Too many writers are addicted to the validation, praise and easy answers they often get from workshops. My advice is skim through reviews/critique, not obsess, and just go back to revising on your own trusting that in the back of your mind you'll better see problem areas from the critiques you got, and that you'll be able to ignore the 'advice' that in revision doesn't work out to be valid. Basically, return to your manuscript, not to someone elses manuscript, which is basically what a critique becomes.
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  6. psychotick
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    psychotick Member

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    Hi,

    There are six or seven billion people on the Earth and every one of them if they read your work would probably have a different opinion. That's where your skill as a writer and the vision you have for your work come into play. Take what they say, listen and think about it, but in the end its your decision as to what you do with it, and which if either you'll agree with.

    Cheers.
  7. ScaryMonster
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    ScaryMonster Member

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    If you post to a certain forum and read other members work, and also read their critiques you very quickly learn to respect the opinions of certain people.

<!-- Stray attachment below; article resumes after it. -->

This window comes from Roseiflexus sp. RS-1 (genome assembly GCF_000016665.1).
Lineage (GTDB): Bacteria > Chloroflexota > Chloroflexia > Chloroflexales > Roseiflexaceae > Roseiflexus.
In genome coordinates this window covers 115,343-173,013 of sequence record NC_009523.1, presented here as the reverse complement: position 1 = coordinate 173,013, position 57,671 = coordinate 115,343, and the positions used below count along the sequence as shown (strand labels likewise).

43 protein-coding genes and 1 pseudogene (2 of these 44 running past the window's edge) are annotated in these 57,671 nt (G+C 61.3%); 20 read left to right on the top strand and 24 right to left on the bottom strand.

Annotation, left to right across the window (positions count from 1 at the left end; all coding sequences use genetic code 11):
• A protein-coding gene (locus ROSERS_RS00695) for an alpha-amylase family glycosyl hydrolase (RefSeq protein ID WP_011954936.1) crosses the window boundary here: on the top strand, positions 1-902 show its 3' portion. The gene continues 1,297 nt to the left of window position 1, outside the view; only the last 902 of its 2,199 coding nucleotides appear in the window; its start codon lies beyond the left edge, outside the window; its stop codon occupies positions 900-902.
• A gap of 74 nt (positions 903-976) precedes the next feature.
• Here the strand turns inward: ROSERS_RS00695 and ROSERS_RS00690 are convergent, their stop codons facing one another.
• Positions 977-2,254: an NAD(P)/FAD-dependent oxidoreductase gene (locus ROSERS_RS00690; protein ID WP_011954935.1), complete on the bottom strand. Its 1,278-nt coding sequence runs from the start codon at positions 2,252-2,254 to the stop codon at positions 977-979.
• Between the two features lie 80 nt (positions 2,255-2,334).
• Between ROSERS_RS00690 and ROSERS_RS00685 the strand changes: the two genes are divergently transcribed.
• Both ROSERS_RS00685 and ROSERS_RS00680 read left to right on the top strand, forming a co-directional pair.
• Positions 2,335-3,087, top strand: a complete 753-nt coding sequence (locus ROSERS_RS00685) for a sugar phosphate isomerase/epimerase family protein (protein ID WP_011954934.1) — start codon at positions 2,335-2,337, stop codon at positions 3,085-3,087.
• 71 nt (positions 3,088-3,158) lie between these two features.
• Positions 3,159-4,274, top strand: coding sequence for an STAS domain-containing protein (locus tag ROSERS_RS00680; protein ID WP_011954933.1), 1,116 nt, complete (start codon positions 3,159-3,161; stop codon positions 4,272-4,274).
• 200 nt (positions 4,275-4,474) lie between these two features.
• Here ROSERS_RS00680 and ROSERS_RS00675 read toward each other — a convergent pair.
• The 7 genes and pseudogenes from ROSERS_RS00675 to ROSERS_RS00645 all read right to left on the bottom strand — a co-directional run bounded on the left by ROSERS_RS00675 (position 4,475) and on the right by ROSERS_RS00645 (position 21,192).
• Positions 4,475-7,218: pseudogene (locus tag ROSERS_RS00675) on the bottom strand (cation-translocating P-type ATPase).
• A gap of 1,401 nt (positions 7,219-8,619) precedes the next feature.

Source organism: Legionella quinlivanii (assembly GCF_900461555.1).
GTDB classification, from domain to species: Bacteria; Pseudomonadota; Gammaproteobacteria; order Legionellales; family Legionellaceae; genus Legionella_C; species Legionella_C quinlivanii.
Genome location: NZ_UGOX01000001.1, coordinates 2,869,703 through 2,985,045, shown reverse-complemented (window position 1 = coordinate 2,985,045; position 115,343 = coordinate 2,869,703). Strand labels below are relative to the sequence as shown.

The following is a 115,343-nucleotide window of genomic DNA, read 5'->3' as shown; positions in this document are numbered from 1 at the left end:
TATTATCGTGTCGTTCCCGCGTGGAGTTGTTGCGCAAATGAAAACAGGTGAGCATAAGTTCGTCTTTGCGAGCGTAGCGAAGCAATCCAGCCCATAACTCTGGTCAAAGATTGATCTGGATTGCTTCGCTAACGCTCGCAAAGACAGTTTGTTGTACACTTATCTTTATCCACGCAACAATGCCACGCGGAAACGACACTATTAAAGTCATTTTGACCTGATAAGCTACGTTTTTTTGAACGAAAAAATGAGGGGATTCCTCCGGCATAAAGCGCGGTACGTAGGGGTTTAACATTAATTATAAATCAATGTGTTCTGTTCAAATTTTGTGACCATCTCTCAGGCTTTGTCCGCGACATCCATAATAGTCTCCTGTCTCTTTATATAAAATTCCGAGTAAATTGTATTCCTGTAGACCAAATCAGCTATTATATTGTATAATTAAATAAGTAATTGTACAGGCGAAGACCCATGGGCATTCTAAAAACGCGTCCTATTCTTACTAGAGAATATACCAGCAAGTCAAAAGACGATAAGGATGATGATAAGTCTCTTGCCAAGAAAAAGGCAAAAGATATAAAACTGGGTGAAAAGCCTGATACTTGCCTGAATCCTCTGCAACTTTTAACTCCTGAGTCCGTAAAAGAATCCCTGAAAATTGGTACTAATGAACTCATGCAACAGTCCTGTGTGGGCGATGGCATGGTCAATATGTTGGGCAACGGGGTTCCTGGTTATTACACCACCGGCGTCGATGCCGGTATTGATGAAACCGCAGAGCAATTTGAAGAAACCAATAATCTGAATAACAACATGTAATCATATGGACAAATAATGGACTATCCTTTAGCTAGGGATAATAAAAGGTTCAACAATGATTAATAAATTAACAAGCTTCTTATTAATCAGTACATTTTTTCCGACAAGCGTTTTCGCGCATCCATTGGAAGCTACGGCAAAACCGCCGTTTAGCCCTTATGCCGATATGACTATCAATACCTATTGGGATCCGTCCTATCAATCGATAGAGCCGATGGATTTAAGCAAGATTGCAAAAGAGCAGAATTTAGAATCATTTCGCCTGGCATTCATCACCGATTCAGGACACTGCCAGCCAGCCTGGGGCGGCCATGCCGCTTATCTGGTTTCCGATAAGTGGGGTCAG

Its a good idea to consider the postings of everyone who comments on your work, but only as a general indicator.
    Some people are new to critiquing writing and you have to consider that, but they can still come up with some insightful observations.

    If one crit on another forum conflicts with another then the issue might just be a matter of taste and there's also the lemming effect, if one person voices strong opinion then others are likely to jump onto that band wagon. That's just human nature.
  8. AvihooI
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    AvihooI Member

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    I think even negative criticism can illuminate on things you intended to do in your work.